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Magn Reson Med. 2013 Sep;70(3):766-75. doi: 10.1002/mrm.24517. Epub 2012 Oct 8.

Assessment of left ventricular 2D flow pathlines during early diastole using spatial modulation of magnetization with polarity alternating velocity encoding: a study in normal volunteers and canine animals with myocardial infarction.

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  • 1Department of Diagnostic Radiology, Yale University School of Medicine, New Haven, Connecticut, USA.

Abstract

A high-temporal resolution 2D flow pathline analysis method to study early diastolic filling is presented. Filling patterns in normal volunteers (n = 8) and canine animals [baseline (n = 1) and infarcted (n = 6)] are studied. Data are acquired using spatial modulation of magnetization with polarity alternating velocity encoding, which permits simultaneous quantification of 1D blood velocities (using phase contrast encoding) and myocardial strain (using spatial modulation of magnetization tagging and harmonic phase analysis) at high-temporal resolution of 14 ms within a single breath hold. Virtual emitter particles, released from the mitral valve plane every time frame during rapid filling, are tracked to depict the 2D pathlines on the imaged plane. The pathline regional distribution is compared with myocardial longitudinal strains and to regional pressure gradients. Quantitative analysis of net kinetic energy of pathlines is finally performed. Our results demonstrate a linear correlation (r(2) = 0.85) between pathline spatial distribution and myocardial strain. Peak net kinetic energy of 0.06 ± 0.01 mJ in normal volunteers, 0.043 mJ in baseline dog, 0.143 ± 0.03 mJ in infarcted dogs with nominal flow dysfunction, and 0.016 ± 0.007 mJ in infarcted dogs with severe flow dysfunction is observed. In conclusion, 2D pathline analysis provides a direct regional assessment of early diastolic filling patterns and is sensitive to abnormalities in early diastolic filling.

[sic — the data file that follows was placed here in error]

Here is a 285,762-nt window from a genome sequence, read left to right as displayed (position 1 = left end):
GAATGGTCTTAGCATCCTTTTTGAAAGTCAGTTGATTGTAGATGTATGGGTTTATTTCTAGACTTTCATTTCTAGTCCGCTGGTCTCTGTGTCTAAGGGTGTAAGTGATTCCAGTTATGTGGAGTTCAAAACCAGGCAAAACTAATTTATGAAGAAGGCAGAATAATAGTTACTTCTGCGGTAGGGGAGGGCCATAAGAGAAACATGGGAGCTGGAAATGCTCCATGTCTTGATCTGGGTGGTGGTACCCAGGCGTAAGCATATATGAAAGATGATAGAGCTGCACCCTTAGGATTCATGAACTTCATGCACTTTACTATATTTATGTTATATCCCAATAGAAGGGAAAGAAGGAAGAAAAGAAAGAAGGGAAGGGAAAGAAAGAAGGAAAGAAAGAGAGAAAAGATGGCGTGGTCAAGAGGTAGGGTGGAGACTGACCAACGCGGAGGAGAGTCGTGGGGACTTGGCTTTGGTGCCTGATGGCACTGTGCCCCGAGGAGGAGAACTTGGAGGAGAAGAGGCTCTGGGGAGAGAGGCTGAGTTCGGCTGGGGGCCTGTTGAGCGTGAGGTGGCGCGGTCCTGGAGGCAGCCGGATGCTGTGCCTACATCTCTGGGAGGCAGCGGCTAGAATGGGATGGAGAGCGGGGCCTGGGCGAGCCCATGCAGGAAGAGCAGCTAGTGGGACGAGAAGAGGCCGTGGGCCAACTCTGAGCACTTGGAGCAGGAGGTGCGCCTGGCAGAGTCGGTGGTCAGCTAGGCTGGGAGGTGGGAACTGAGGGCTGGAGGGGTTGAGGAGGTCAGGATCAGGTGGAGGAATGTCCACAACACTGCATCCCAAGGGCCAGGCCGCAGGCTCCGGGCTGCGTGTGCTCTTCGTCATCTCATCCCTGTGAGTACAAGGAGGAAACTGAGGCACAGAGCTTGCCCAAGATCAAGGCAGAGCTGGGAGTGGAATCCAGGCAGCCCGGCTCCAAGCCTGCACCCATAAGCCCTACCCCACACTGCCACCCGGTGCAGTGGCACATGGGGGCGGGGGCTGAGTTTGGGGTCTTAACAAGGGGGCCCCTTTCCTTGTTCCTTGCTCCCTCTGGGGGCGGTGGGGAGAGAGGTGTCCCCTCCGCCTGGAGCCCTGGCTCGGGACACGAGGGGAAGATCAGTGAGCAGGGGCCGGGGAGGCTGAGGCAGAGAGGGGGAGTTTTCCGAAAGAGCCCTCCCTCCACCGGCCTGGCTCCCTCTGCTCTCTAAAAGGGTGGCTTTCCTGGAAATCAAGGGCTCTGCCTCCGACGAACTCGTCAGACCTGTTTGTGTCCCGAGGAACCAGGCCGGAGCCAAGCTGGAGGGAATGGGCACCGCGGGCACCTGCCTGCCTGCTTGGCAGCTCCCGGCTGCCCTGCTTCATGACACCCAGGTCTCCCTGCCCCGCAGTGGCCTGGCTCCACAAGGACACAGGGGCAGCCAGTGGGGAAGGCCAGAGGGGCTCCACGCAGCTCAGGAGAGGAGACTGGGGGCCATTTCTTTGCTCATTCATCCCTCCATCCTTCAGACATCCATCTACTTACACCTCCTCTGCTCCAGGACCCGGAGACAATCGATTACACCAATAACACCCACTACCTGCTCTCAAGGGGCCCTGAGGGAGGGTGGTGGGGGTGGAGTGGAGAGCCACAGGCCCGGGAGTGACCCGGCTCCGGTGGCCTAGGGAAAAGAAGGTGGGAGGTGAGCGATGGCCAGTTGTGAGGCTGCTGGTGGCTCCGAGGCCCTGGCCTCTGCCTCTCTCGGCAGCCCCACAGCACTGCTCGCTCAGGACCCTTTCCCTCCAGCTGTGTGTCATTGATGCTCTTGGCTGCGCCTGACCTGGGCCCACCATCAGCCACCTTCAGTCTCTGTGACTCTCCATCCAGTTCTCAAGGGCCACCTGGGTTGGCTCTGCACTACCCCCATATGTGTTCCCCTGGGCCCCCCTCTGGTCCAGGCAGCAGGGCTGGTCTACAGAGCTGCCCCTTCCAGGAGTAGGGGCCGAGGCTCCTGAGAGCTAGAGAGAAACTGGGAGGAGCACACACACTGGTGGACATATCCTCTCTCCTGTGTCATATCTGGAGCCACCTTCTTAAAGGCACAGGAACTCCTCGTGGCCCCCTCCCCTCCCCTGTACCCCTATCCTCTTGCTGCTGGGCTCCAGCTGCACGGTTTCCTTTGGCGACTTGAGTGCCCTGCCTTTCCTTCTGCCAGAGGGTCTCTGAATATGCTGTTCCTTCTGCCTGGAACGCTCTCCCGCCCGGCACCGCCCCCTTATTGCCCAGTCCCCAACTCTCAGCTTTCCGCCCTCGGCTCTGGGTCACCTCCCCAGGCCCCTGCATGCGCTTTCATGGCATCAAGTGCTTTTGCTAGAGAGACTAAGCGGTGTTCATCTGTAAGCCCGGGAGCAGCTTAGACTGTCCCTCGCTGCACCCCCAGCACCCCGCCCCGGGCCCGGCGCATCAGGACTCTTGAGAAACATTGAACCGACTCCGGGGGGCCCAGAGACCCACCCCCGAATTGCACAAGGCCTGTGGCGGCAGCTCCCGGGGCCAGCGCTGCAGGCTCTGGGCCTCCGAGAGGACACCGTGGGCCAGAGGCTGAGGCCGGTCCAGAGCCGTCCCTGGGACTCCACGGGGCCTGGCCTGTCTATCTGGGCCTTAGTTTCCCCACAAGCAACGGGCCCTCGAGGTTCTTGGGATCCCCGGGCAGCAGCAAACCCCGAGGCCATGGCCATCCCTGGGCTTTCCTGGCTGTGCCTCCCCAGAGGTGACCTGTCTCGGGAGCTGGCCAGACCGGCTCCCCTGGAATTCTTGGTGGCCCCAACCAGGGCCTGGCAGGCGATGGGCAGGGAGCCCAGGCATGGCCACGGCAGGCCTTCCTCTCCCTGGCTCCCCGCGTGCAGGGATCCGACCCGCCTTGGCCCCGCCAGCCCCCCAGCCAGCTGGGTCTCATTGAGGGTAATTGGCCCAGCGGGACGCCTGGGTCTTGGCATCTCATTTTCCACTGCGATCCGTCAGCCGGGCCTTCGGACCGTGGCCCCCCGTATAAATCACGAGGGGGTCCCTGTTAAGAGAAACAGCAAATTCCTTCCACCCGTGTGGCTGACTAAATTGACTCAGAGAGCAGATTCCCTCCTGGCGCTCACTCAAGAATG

Copyright © 2012 Wiley Periodicals, Inc.

KEYWORDS:

SPAMM; cardiac function; diastolic function; flow pathlines; phase contrast

PMID:
23044637
[PubMed - in process]
PMCID:
PMC3844046
Free PMC Article
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